GLOVERSVILLE - After this morning's worship services, the First United Congregational Church of Christ will shift its focus from the sacred to the sublime, reopening to the public for the start of the 53rd Fulton County Art Show.
This year, the show will feature more than 430 works by 87 of the area's visual artists. Works by elementary school students and photographs by adults are displayed on the second floor, while paintings, sculptures, pottery and other works by adults are on view in the church basement. The first-floor lounge is dedicated to work by the show's guest artist, photographer Judy Olson.
Art show Chairwoman Ann Lee Clough and a crew of volunteers worked this week to hang the pieces throughout the building and make preparations for the weeklong event, which will open at 2 p.m. today.
A detail from “Antarctic Ice Fields,” a painting by Gloversville artist Fred Bochenek, one of more than 400 works on display at the 2011 Fulton County Art Show, which opens today.
Guest artist Judy Olson and Publicity Chairwoman Ellen Wood talk Tuesday as they view some of the pieces on display at the Fulton County Art Show. (Photo by Bill Ackerbauer/The Leader-Herald)
Ellen Wood, the show's publicity chairwoman, said she is always impressed at how a few volunteers manage to arrange and hang all the pieces in a short time. The works are not arranged according to the skill or reputation of their creators, Wood said, but in a way that makes aesthetic sense to the organizers. Often, they group pieces together based on their sizes, shapes and dominant colors.
In this year's adult exhibition, two large paintings by Fred Bochenek stand out vividly. The Gloversville artist says he drew inspiration for his large, cool-hued paintings from the extreme scenery of Antarctica's ice fields, which he visited many times while serving with the Air National Guard.
"It's a remote area, but it can grow on you," he said. "The ice and the mountains are beautiful."
Artists participating in this year's Fulton County Art Show include:
JoAnn Andrews, Jean Antis, Marilyn Batty, Cheryl Bielli, Tom Bielli, Linda Biggers, Terrie Birmingham, Fred Bochenek, Margaret Bromford, Nancy Buyce, Chris Caputo, Richard Crane, Carmelo D'Amore, Susan D'Amore, Richard Joel Davis, Teresia Davis, Deborah Deming, Ron Dennis, Jennifer DesJardins, Barbara Dietrich, Kelly Dorman, Stacey Frasier, George Frazier, Sandy Geer, Christa Germain, Alan Gessinger, Warren Greene, Larry Groesbeck, Dolores Haberek.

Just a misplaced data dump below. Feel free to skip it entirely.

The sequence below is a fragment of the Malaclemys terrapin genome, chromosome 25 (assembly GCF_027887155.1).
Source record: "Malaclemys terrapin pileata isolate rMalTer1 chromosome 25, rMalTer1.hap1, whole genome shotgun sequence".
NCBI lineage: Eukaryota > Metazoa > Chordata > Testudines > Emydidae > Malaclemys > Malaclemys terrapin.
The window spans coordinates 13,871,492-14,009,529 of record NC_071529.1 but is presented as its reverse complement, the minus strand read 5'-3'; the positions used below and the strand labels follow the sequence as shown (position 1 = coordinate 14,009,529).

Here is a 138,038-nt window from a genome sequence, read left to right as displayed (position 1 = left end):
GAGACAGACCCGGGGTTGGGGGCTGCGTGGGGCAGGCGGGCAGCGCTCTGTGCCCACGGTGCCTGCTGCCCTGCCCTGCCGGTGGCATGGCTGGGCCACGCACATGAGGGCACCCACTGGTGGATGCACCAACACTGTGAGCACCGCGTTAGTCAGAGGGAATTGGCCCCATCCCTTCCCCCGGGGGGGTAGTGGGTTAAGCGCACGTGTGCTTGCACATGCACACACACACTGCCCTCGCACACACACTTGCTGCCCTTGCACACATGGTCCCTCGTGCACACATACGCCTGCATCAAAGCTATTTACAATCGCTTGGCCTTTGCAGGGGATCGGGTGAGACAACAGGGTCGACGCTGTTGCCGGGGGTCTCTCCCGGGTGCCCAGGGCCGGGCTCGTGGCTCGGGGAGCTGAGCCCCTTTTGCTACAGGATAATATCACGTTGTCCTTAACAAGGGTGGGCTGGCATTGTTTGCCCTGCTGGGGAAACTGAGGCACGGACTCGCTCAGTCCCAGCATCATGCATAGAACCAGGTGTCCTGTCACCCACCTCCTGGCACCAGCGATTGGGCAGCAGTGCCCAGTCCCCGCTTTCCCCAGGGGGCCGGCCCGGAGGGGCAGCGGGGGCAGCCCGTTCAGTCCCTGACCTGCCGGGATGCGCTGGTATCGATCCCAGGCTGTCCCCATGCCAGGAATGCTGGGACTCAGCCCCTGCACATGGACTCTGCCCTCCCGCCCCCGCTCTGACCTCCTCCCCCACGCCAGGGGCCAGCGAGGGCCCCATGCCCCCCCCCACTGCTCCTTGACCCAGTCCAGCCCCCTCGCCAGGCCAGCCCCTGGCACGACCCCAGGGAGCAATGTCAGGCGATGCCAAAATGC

Alex Higgins, Michael Hine, Linda K. Hinkle, Jack Horning, Gena Hulse, Julius Januszewski
Andre Jones, Carl Jurica, Marion Kohinke, Dragan Konakov, Juliet Konieczny, Marion Kratky, Michael Kratky, Hannah LaCasse, Phyllis Lapi, Nancy LaPorta, Liz Lis, Caroline Locatelli, Greg Maklae, Pavlos Mayakis, Jeffrey Meuwissen, William Mosher, Mary Musgrave, Lynda Naske, Kathleen Oakes, Kathleen Oughton, Ellen Rae Panero, Alice Peck, Sandra Peters.
Norma Porteus, Dorothy H. Quick, Consiglia Rozycki, Jane Rudiom Jeannine Schwartz, Cindy Sheeler, Jeremy Shoop, Sandra G. Smith, Sandra Ann Sparks, Beth Spraggs, Robert Stangle, Lucy Suhr, Patsy Suydam, Jonathan Swartwout, Lynne Sweet, Leejun Taylor, Larry Teetz, Bruce Thomas.
Paul Valovic, Laurence Van Alstyne, Nancy Van Denburgh, Jean Van Pelt, Jessica Van Slyke Seeley, Betty Walrath, Linda Wilkinson, Mary Ann Williams, Darcelle Winchell, Virginia Wyzykowski, Janet Marie Yeates.
Bochenek was born in Gloversville but moved away in the early '70s and went into military service. He moved back to Gloversville in 1989, when he started serving with the Air National Guard unit based in Schenectady County as a maintenance supervisor. By the time he retired in June 2009, the Antarctic landscape had made a strong impression on Bochenek.
On the long, long flights - first on commercial airlines to Christchurch, New Zealand, and then on military aircraft to the research station at Scott Base in Antarctica - he would work on drawings to help pass the time.
Bocheneck says he's looking forward to showing his work for the first time at the Fulton County Art Show, as it will give him an opportunity to share his work with others.
"That's one of the great things about art," he said. "It's something you can share."
Returning to the show this year is designer and musician Alexandra Higgins of Johnstown, who has a number of striking paintings on display that depict women entwined in floral scenes.
"I am a gardener and always growing new flowers," she said. "The paintings I submitted this year are all of a series of women in flowers."
Higgins says she is working on a new series of "Roots" oil paintings about a woman in the garden.
"Her hands become the roots of the plant and she becomes part of the plant itself," she said. "Her hands become the 'roots.' She is tied to the Earth and garden."
One of Higgins' paintings in the show this year shows how she envisions her daughter, Isabelle, in the future.
"She is only 10, but, this painting is my version of what she will look like when she is grown up - strong and beautiful."
Higgins praised the art show committee for its efforts. "The volunteers that organize the show are excellent," she said. "I like seeing all kinds of artwork, from the elementary-school level to professional, and the Fulton County Art Show allows just that. I know lots of artists locally, and this is a chance to see everyone every year as well and catch up on their work."